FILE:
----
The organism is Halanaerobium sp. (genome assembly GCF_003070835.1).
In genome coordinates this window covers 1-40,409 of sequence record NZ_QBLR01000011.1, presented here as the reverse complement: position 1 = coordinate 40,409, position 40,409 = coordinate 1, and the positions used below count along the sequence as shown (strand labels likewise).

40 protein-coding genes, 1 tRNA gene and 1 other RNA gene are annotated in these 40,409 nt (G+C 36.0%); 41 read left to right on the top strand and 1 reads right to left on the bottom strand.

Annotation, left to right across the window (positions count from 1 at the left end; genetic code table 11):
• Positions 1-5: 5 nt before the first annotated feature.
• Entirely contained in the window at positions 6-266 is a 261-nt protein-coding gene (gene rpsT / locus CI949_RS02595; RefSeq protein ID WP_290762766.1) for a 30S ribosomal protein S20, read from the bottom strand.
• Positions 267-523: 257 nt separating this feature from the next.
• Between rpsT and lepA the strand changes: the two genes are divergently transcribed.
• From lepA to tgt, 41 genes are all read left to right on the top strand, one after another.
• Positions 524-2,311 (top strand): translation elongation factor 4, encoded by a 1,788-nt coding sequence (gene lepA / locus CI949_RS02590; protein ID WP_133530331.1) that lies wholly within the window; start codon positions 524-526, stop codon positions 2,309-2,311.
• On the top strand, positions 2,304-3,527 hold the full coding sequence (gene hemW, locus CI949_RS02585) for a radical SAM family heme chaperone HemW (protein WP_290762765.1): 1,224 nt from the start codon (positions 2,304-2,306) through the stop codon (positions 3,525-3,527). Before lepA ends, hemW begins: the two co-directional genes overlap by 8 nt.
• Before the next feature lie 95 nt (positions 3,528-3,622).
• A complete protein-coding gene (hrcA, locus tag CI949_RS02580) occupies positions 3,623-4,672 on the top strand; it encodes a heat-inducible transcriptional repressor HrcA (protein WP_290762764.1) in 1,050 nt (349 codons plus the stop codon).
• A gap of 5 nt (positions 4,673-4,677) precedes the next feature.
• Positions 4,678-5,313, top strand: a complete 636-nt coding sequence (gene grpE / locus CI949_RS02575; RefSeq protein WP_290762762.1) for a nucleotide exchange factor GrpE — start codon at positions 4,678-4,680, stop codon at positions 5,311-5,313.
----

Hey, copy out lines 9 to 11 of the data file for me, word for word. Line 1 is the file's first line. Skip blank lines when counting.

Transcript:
• From lepA to tgt, 41 genes are all read left to right on the top strand, one after another.
• Positions 524-2,311 (top strand): translation elongation factor 4, encoded by a 1,788-nt coding sequence (gene lepA / locus CI949_RS02590; protein ID WP_133530331.1) that lies wholly within the window; start codon positions 524-526, stop codon positions 2,309-2,311.
• On the top strand, positions 2,304-3,527 hold the full coding sequence (gene hemW, locus CI949_RS02585) for a radical SAM family heme chaperone HemW (protein WP_290762765.1): 1,224 nt from the start codon (positions 2,304-2,306) through the stop codon (positions 3,525-3,527). Before lepA ends, hemW begins: the two co-directional genes overlap by 8 nt.